Thursday, February 24, 2011

One hippocampus

hippocampi2


No thumb yet; it's perfect for that Caravaggio character from English Patient, if he had his right hand chopped off too. So excited for the other colors in this ball of yarn to show up on the second glove!

hotwaterbottle

I used the Amana hot water bottle for the first time! The weather was so temptingly warm and balmy, that I forgot that I don't run (knees, ankles, boobs, tendons, everything hurts) and went for a run in Forest Park. The running paths aren't orthogonal, and wind in funny ways, and eventually I ended up running over 2 hours! The next day my legs were freakishly sore and I was hobbling around, so I filled up the hot water bottle. How amazingly soothing! I have never used a hot water bottle before and thoroughly read the English portion of the directions before use, but I'm not sure about some of the guidelines. Brits and other hot water bottle connoiseurs, help!

1) Directions say to fill up only from the tap, never to put in boiling water. Is this total BS, like Qtip directions saying not to put in your ear?

2) Directions say it can't be microwaved. True or false? I would think it is a good way to sterilize the thing.

3) How do you clean out the inside? Is there a special brush? Does it get moldy?

4) I was afraid to put any weight on it, like feet. How much weight can a hot water bottle (with a screw cap) bear? Has anyone tested this out?

I realize all of these questions seem quite stupid, but (obviously) I could use your help!

Also, with just the hottest tap water, the bottle was not that hot, ie a lace-weight cozy would be fine. I used a thin towel and felt like it was way too thick. But any hotter and I think at least a DK weight yarn cozy would be needed. Life's lesson learned!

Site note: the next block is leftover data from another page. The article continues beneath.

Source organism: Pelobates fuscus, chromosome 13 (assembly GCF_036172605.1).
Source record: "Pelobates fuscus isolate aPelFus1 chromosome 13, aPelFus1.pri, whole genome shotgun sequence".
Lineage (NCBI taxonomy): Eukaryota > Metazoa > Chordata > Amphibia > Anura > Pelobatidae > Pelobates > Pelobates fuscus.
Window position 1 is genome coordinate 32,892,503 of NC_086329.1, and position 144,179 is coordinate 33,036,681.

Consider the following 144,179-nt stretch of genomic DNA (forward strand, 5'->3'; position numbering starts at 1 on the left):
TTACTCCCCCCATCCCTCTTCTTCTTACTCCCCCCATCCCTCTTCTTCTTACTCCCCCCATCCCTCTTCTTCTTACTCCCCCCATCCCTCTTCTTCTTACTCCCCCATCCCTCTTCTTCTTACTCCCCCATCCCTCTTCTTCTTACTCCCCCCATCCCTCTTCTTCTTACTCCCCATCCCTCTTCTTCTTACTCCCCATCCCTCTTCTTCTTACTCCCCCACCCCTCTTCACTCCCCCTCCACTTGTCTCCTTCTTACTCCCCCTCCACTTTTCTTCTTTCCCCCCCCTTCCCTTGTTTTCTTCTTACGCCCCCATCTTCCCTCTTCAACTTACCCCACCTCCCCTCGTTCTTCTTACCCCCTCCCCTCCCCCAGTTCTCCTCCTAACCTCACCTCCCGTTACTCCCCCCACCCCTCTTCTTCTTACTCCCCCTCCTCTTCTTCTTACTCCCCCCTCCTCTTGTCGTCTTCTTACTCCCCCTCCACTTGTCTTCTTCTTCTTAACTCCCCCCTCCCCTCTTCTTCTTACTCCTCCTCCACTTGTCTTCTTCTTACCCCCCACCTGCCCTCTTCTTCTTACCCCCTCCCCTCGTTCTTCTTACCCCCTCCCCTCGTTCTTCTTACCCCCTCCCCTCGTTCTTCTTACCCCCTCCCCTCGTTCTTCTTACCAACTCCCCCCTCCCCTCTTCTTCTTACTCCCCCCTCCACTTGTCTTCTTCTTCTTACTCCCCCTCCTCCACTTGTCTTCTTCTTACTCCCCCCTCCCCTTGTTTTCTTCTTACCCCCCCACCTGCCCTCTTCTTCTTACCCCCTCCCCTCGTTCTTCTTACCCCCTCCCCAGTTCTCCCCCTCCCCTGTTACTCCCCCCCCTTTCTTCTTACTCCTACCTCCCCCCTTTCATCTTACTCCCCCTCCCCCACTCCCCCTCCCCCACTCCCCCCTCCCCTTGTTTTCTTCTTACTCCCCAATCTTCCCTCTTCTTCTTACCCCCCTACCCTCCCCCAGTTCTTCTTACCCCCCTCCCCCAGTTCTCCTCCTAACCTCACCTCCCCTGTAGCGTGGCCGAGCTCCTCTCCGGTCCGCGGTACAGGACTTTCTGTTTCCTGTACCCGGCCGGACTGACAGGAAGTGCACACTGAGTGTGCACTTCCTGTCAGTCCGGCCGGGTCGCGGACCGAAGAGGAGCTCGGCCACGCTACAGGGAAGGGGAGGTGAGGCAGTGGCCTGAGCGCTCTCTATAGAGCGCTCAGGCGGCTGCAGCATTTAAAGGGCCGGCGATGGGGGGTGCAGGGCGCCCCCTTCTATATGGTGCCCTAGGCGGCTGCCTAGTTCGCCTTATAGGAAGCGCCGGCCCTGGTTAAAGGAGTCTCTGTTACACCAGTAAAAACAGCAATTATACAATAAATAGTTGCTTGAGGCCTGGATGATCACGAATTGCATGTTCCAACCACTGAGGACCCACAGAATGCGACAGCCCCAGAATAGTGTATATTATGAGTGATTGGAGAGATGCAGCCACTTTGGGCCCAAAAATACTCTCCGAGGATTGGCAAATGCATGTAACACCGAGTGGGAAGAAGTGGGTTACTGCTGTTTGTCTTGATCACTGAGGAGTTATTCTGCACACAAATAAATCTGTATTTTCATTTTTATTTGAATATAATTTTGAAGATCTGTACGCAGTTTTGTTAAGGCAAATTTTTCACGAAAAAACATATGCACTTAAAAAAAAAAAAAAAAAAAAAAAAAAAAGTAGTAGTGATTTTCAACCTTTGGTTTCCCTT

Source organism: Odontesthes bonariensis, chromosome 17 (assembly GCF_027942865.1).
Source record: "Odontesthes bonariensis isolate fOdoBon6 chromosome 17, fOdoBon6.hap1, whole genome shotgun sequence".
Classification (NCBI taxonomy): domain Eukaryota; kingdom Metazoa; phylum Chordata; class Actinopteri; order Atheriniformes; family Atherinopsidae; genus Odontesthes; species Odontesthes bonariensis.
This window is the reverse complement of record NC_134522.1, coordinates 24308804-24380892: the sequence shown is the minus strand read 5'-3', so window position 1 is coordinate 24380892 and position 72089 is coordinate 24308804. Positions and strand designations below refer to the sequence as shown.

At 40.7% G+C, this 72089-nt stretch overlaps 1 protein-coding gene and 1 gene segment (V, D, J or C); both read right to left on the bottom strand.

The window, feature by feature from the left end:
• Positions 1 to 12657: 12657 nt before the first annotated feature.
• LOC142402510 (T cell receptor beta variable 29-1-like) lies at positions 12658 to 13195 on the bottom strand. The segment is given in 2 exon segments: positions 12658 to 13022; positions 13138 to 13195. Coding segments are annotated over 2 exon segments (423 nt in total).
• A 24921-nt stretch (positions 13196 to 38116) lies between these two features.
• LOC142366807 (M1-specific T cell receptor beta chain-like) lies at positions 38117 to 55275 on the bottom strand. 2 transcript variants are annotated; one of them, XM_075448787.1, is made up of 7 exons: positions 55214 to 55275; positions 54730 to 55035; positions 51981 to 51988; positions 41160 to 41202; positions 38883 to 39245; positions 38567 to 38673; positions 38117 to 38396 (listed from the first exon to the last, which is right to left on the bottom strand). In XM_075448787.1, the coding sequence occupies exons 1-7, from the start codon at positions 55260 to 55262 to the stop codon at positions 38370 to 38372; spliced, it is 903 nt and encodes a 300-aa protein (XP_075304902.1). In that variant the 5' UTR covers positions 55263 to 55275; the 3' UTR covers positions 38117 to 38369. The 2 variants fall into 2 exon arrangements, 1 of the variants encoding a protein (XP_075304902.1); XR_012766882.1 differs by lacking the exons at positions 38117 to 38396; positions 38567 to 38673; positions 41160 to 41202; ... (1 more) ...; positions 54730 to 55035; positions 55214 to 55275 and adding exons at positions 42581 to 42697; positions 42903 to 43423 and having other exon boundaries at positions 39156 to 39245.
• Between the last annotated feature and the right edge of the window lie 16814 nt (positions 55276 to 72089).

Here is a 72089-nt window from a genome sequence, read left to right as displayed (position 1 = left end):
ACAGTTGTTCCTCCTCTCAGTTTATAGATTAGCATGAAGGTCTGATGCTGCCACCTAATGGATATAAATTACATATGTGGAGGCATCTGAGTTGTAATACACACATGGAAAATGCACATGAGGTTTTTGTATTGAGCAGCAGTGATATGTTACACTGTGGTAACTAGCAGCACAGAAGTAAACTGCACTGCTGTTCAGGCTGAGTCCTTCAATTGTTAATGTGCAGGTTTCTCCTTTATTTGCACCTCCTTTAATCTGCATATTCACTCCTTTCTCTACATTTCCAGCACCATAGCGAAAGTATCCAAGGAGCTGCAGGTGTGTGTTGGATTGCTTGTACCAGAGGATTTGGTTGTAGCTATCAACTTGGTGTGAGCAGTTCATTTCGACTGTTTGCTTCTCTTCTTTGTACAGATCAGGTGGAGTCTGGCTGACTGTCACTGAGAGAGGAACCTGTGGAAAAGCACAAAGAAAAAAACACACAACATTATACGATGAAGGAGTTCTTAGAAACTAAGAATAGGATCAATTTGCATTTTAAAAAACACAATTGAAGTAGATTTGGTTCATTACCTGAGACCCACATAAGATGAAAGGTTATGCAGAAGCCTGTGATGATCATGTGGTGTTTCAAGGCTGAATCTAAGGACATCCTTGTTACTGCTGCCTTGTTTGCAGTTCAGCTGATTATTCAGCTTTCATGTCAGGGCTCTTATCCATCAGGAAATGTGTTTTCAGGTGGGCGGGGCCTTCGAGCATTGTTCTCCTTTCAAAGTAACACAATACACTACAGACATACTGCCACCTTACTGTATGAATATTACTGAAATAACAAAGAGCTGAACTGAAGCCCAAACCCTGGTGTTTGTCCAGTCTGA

8 comments:

Rose Red said...

Hot water bottles are GREAT! To answer your questions:

1. I always boil the electric jug and use that. I know most Americans don't have an electric jug (don't know why, but anyway!) so if you don't have one, then I would definitely boil water on the stove and use that (or in the microwave). But not right at boiling point, I'd let it cool a bit first (or don't let it reach boiling point at all).

2. I have never put one in a microwave. I suspect the screw mechanism is or contains metal, which is probably why you wouldn't do it. I'm not sure why you'd want to sterilize it??

3. I have never cleaned out the inside either. I always empty the water out the next morning and hang it to dry (with the cap off, spout side hanging down) so it shouldn't get mouldy or smelly.

4. I always put my feet on it (in bed, which is where I mostly use it). But I wouldn't stand on it, or sit on it. It also depends on how full it is. I usually fill about half to 2/3 full, then you slowly lay it on its side, holding the open end upwards, until the sides come together and you can see water at the base of the opening, then screw the cap in. This gets out the excess air, so there won't be an air bubble inside. (hope that makes sense!)